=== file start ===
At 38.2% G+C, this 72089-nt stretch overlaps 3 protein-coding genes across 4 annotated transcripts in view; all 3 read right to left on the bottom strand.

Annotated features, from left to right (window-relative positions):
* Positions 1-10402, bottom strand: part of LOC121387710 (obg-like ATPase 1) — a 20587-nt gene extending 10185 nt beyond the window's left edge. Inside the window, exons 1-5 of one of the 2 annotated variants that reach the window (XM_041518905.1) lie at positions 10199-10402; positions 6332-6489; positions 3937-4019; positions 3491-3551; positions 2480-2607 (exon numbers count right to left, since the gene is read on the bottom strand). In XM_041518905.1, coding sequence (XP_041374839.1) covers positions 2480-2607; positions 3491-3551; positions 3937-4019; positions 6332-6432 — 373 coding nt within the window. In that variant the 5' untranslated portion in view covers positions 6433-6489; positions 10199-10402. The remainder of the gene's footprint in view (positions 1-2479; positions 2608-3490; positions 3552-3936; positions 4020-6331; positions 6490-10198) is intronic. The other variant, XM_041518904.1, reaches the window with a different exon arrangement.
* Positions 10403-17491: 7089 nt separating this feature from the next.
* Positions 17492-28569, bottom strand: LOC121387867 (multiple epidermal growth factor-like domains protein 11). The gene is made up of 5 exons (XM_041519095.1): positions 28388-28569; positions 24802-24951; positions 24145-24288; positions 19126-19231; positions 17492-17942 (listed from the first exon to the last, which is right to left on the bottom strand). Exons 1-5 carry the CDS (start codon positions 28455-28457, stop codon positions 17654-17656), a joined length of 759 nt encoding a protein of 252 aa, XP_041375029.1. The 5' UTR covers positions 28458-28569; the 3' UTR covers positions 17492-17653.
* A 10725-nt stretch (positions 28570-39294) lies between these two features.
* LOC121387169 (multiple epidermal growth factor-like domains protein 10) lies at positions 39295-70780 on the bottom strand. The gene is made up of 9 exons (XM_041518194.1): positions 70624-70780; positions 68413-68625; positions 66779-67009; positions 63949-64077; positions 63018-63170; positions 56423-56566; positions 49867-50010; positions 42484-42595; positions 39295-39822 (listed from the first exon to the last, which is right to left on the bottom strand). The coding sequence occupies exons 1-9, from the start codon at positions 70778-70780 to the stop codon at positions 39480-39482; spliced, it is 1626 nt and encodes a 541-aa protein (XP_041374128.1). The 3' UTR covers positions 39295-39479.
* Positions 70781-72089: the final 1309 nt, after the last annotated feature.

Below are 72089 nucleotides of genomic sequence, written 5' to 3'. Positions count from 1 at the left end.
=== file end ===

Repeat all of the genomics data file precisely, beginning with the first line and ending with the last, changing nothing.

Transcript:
At 38.2% G+C, this 72089-nt stretch overlaps 3 protein-coding genes across 4 annotated transcripts in view; all 3 read right to left on the bottom strand.

Annotated features, from left to right (window-relative positions):
* Positions 1-10402, bottom strand: part of LOC121387710 (obg-like ATPase 1) — a 20587-nt gene extending 10185 nt beyond the window's left edge. Inside the window, exons 1-5 of one of the 2 annotated variants that reach the window (XM_041518905.1) lie at positions 10199-10402; positions 6332-6489; positions 3937-4019; positions 3491-3551; positions 2480-2607 (exon numbers count right to left, since the gene is read on the bottom strand). In XM_041518905.1, coding sequence (XP_041374839.1) covers positions 2480-2607; positions 3491-3551; positions 3937-4019; positions 6332-6432 — 373 coding nt within the window. In that variant the 5' untranslated portion in view covers positions 6433-6489; positions 10199-10402. The remainder of the gene's footprint in view (positions 1-2479; positions 2608-3490; positions 3552-3936; positions 4020-6331; positions 6490-10198) is intronic. The other variant, XM_041518904.1, reaches the window with a different exon arrangement.
* Positions 10403-17491: 7089 nt separating this feature from the next.
* Positions 17492-28569, bottom strand: LOC121387867 (multiple epidermal growth factor-like domains protein 11). The gene is made up of 5 exons (XM_041519095.1): positions 28388-28569; positions 24802-24951; positions 24145-24288; positions 19126-19231; positions 17492-17942 (listed from the first exon to the last, which is right to left on the bottom strand). Exons 1-5 carry the CDS (start codon positions 28455-28457, stop codon positions 17654-17656), a joined length of 759 nt encoding a protein of 252 aa, XP_041375029.1. The 5' UTR covers positions 28458-28569; the 3' UTR covers positions 17492-17653.
* A 10725-nt stretch (positions 28570-39294) lies between these two features.
* LOC121387169 (multiple epidermal growth factor-like domains protein 10) lies at positions 39295-70780 on the bottom strand. The gene is made up of 9 exons (XM_041518194.1): positions 70624-70780; positions 68413-68625; positions 66779-67009; positions 63949-64077; positions 63018-63170; positions 56423-56566; positions 49867-50010; positions 42484-42595; positions 39295-39822 (listed from the first exon to the last, which is right to left on the bottom strand). The coding sequence occupies exons 1-9, from the start codon at positions 70778-70780 to the stop codon at positions 39480-39482; spliced, it is 1626 nt and encodes a 541-aa protein (XP_041374128.1). The 3' UTR covers positions 39295-39479.
* Positions 70781-72089: the final 1309 nt, after the last annotated feature.

Below are 72089 nucleotides of genomic sequence, written 5' to 3'. Positions count from 1 at the left end.